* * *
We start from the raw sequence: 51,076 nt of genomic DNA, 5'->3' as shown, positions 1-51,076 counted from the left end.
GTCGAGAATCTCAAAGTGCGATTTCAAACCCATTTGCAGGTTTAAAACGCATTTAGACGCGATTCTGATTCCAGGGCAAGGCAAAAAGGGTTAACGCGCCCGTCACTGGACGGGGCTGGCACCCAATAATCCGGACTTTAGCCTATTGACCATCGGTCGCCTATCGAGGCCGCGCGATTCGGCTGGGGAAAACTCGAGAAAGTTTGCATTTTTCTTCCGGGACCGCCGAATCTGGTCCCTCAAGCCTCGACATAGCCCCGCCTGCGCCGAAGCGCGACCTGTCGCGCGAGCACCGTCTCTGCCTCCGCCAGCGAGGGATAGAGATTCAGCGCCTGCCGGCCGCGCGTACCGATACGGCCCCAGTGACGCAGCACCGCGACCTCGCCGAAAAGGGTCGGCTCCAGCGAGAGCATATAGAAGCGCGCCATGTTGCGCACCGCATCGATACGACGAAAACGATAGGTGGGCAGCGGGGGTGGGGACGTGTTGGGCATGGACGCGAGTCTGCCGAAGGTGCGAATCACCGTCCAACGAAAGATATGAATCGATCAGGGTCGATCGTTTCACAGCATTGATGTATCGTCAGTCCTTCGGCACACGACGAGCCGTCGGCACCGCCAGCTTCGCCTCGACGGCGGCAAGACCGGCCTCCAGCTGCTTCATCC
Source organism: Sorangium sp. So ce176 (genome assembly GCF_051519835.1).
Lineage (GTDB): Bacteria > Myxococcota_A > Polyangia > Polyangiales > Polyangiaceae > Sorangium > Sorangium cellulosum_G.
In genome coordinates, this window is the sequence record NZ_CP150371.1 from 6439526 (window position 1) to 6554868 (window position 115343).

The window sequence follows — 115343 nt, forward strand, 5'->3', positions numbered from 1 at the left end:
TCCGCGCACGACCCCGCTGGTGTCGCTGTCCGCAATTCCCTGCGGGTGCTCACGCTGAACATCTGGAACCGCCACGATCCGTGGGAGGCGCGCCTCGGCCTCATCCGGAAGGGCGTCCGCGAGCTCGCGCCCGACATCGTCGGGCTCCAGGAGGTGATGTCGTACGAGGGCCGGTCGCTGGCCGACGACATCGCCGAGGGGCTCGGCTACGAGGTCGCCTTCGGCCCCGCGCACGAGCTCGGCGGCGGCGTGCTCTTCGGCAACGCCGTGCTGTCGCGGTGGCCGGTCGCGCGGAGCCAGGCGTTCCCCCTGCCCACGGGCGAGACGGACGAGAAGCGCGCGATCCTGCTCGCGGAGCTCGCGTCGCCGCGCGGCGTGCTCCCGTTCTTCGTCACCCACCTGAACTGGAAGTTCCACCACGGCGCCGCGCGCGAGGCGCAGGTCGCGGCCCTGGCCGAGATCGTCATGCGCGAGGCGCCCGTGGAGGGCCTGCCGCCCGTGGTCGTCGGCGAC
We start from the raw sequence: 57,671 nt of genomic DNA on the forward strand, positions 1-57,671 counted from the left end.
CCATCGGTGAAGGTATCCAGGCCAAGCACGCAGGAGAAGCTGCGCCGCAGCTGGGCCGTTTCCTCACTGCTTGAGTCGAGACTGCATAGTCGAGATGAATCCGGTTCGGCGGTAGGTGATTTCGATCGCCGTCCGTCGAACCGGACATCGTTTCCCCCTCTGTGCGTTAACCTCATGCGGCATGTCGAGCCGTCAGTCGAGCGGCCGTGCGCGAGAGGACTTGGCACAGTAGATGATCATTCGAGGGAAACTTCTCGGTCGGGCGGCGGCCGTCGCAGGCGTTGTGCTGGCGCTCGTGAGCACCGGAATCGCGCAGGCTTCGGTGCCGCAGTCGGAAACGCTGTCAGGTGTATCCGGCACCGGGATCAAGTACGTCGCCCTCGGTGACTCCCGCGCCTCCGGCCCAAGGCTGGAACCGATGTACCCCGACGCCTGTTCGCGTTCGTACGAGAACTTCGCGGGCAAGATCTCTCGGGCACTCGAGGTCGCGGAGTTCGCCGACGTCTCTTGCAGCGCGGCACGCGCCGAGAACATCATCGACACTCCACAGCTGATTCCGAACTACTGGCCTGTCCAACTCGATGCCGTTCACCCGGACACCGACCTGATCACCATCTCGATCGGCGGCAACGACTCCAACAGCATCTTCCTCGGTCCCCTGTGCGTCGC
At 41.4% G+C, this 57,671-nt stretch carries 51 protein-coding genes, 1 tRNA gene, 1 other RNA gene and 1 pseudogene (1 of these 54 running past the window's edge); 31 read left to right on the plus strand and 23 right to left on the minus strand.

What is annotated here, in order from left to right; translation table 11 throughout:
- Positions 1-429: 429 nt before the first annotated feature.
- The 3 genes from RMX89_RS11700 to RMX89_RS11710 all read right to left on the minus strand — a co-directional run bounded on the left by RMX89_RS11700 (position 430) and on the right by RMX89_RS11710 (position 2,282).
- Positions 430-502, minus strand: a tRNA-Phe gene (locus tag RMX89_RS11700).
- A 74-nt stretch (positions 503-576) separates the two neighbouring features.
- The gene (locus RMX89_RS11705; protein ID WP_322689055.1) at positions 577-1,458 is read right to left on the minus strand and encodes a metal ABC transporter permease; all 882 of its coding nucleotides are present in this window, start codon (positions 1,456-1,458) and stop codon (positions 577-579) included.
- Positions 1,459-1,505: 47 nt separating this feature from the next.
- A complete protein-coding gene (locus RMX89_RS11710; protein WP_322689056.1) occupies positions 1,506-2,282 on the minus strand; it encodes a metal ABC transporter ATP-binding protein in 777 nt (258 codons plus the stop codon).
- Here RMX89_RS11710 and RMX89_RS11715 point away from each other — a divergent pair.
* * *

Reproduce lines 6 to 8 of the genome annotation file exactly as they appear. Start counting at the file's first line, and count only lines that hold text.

The window sequence follows — 115343 nt, forward strand, 5'->3', positions numbered from 1 at the left end:
TCCGCGCACGACCCCGCTGGTGTCGCTGTCCGCAATTCCCTGCGGGTGCTCACGCTGAACATCTGGAACCGCCACGATCCGTGGGAGGCGCGCCTCGGCCTCATCCGGAAGGGCGTCCGCGAGCTCGCGCCCGACATCGTCGGGCTCCAGGAGGTGATGTCGTACGAGGGCCGGTCGCTGGCCGACGACATCGCCGAGGGGCTCGGCTACGAGGTCGCCTTCGGCCCCGCGCACGAGCTCGGCGGCGGCGTGCTCTTCGGCAACGCCGTGCTGTCGCGGTGGCCGGTCGCGCGGAGCCAGGCGTTCCCCCTGCCCACGGGCGAGACGGACGAGAAGCGCGCGATCCTGCTCGCGGAGCTCGCGTCGCCGCGCGGCGTGCTCCCGTTCTTCGTCACCCACCTGAACTGGAAGTTCCACCACGGCGCCGCGCGCGAGGCGCAGGTCGCGGCCCTGGCCGAGATCGTCATGCGCGAGGCGCCCGTGGAGGGCCTGCCGCCCGTGGTCGTCGGCGAC
We start from the raw sequence: 57,671 nt of genomic DNA on the forward strand, positions 1-57,671 counted from the left end.